The lowdown on defined contribution pensions
Defined contribution pensions (the PensionBee plans and most modern workplace pensions are this type) are effectively long-term savings plans with tax relief. Concerns that your contributions are being used to pay out current retirees, with your own retirement income reliant on people paying into the scheme once you’ve retired, are misplaced. And it’s not easy for the government to raid your personal pension fund.
Matt Hammond put it really well, explaining that these defined contribution pensions (also called money purchase schemes) work a bit like ISAs, but with higher tax relief thresholds:
“You invest your money each month, build up a pot and get tax relief from the government. If you are a higher rate tax payer you get an additional 20% back on your tax return meaning that you only pay £60 in for a pension being funded by £100. The funds invested are tax efficient and the can be tax efficient when you draw on them.”
A word about other types of pension
Things may be a little different if your pension is a defined benefit pension, and/or if it’s a public sector workplace pension. Some public sector pensions are unfunded, which means that pension incomes are paid from the employer’s current income. A defined benefit pension is a promise from your employer to pay you a certain income on retirement. While these schemes can bring really nice retirement incomes, if your employer has financial problems, your pension may be affected. We’ve explained this more fully in our article on the BHS pension fiasco.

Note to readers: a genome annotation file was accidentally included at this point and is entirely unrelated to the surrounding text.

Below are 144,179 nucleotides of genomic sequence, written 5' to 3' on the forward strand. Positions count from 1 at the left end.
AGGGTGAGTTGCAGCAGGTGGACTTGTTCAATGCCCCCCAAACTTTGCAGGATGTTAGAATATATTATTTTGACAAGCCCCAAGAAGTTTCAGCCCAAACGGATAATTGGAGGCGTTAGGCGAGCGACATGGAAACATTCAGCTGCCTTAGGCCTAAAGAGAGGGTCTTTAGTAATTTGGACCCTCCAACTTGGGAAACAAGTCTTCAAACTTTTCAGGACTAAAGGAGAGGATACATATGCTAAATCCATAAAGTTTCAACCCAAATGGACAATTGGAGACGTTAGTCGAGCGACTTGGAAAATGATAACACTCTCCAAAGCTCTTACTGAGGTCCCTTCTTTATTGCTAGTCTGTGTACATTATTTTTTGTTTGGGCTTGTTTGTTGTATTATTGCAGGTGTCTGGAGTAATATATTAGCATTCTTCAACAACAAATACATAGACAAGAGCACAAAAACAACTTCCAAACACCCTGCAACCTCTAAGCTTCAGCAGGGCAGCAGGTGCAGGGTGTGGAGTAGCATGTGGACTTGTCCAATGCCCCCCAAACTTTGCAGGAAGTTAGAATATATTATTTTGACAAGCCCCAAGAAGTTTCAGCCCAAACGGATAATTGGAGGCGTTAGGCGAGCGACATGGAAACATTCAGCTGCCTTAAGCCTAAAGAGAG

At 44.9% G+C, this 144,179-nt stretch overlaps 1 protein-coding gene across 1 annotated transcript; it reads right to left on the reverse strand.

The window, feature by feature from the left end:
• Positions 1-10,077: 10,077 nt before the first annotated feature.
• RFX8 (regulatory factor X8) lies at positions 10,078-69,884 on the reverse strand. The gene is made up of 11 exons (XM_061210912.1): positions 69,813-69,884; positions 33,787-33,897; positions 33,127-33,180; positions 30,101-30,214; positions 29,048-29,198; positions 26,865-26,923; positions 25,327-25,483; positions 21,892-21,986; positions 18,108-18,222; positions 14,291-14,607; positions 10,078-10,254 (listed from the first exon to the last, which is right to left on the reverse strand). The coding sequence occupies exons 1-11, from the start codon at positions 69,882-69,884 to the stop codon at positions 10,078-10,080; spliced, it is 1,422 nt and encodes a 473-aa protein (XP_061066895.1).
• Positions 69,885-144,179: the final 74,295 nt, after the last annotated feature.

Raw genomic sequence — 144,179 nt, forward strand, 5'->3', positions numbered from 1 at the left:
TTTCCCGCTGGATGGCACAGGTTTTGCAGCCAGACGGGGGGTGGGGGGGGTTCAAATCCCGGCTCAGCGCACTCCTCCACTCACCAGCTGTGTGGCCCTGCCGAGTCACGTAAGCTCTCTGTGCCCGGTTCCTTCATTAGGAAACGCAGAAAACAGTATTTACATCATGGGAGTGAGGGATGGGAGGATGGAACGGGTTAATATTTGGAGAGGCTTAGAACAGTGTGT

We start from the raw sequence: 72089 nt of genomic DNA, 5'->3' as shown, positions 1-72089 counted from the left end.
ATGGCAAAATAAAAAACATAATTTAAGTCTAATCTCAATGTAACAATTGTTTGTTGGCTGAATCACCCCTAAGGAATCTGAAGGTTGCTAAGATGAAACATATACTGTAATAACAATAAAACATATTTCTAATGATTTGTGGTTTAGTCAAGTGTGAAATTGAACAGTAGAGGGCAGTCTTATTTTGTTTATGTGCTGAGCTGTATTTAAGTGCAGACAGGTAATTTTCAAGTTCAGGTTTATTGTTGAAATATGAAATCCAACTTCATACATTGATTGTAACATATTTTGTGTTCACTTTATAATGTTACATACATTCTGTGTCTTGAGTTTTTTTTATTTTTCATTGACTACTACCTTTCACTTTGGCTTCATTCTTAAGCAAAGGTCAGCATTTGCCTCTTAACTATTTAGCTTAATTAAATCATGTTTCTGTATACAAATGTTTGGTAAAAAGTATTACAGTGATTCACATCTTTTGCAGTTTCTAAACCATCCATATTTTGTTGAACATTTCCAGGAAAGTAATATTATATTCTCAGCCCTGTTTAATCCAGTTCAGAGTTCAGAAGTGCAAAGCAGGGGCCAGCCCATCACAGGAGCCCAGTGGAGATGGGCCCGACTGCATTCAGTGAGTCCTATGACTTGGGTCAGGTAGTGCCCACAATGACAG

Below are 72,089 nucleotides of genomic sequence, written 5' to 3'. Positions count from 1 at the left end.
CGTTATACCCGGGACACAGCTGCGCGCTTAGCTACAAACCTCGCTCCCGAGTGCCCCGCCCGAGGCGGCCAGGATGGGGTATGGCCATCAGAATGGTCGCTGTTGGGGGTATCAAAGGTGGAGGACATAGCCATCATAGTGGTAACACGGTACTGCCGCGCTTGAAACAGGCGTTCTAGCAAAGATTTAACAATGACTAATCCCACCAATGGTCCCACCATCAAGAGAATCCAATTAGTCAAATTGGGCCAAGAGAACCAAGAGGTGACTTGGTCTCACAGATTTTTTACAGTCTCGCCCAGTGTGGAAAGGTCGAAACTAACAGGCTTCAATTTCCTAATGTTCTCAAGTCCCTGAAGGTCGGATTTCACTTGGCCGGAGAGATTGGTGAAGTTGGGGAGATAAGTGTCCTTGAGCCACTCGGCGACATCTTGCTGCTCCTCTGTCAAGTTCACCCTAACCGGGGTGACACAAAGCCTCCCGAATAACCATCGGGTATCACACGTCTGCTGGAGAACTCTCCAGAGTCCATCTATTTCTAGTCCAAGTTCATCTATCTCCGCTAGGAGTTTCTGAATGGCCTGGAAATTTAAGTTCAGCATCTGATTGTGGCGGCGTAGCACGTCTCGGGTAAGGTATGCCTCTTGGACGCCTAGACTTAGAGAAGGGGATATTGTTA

With wages low and household budgets tight, can anyone afford a pension?
Lots of commenters reckon that the salary we’ve mentioned in our article as an example (£30k) is far too high and perhaps only reflects London wages.
We’ve only used a salary figure because it’s easier to explain these concepts using concrete examples, and we used a number close to 2014’s average salary, taken from ONS figures.
We understand that many people earn a lot less money than this, but the general principle still applies: the earlier you start saving, the easier it is to build a decent pension pot.
Salaries swallowed up
We also understand that for many people, just covering the cost of living is difficult enough, let alone saving into a pension. Leanne Briggs speaks for many when she says that “Most people’s salaries are swallowed up with the cost of living, mortgage, bills etc., especially those with children”.
While finding the money to put aside for a pension is difficult for many, once you’ve taken into account employer contributions (compulsory under auto-enrolment legislation) and tax relief, you’ll find that you don’t have to contribute as much out of your own pocket as you think. Even if you can only afford to pay in a small amount of money initially, starting early and taking advantage of employer contributions is still a sensible idea if you can manage it.
Let’s keep talking!
We reckon that one of the best ways to demystify the pensions industry is to have more of these open conversations about pensions: the good, the bad and the ugly. We’re delighted that our articles are generating discussion, and we’ll continue to answer as many of your points as we can on social media. Hop over to the PensionBee Facebook page to join the debate!
As always with investments, your capital might be at risk.